Friday, August 17, 2012

Cities, prepare for a rainy day

Joanna Masic in China Daily: In recent weeks, extreme weather has taken many Chinese cities by surprise. On July 21, a heavy downpour in Beijing caused extensive flooding and claimed many lives. It also devastated homes and businesses and disrupted transport and essential services. Last week, while floods wreaked havoc in Shiyan, Hubei province, a series of typhoons lashed the cities on China's eastern coast, forcing widespread evacuations and resulting in severe damage and economic loss.

These events have left the public wondering whether urban infrastructure has the capacity to cope with extreme weather and whether weather warning and disaster response systems are adequate.

Chinese cities are not the only ones facing difficulties in preparing for extreme weather and responding to floods. Asian cities are particularly vulnerable because of their high density of population, weak infrastructure and because large numbers of people live in flood-prone areas.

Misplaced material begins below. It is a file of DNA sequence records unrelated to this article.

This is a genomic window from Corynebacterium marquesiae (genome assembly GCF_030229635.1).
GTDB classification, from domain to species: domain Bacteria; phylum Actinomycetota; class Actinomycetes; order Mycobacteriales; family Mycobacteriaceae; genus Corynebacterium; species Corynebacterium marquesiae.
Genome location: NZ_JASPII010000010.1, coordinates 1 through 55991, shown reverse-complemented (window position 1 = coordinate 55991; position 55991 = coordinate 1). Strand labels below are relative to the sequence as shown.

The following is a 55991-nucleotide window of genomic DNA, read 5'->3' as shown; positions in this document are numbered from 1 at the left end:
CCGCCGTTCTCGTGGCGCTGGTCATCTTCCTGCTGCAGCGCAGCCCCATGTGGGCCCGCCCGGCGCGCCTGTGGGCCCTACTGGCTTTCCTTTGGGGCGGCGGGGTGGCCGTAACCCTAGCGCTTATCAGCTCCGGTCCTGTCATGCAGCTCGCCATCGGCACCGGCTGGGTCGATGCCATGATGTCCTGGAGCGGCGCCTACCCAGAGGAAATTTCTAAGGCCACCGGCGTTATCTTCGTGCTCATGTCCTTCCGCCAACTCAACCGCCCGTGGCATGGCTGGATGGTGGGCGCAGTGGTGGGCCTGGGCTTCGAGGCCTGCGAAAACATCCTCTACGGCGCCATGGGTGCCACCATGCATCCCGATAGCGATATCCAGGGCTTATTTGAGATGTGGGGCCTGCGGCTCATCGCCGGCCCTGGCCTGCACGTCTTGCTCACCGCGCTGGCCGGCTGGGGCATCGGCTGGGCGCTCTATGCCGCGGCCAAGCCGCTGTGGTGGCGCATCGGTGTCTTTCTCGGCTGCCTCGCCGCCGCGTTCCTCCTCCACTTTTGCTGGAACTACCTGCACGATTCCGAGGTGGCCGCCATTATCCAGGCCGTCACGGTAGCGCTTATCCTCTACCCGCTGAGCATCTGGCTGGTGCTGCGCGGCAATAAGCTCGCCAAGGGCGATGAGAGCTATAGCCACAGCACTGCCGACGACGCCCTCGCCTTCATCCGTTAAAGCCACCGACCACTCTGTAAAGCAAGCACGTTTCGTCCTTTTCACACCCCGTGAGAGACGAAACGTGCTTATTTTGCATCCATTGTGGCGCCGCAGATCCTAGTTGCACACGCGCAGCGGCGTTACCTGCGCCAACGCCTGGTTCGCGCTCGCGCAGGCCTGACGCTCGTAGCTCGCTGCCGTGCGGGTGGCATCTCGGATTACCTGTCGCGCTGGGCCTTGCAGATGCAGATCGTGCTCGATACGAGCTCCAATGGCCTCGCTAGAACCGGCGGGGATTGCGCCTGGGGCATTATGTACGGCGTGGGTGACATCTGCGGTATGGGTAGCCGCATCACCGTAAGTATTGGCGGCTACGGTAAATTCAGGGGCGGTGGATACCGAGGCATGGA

...Urban storm water drainage systems are typically built to withstand the maximum rainfall expected once in a few years. The standards vary depending on the conditions and information available when the infrastructure is designed. However, in many parts of the world, heavy rain is occurring more frequently and with higher intensity. Urban areas are growing faster than the upgrade of designs or increase in infrastructure capacity....

A flood in Shanghai from Typhoon Wipha in 2007, shot by lauraelizabeth, Wikimedia Commons via Flickr, under the Creative Commons Attribution 2.0 Generic license

No comments: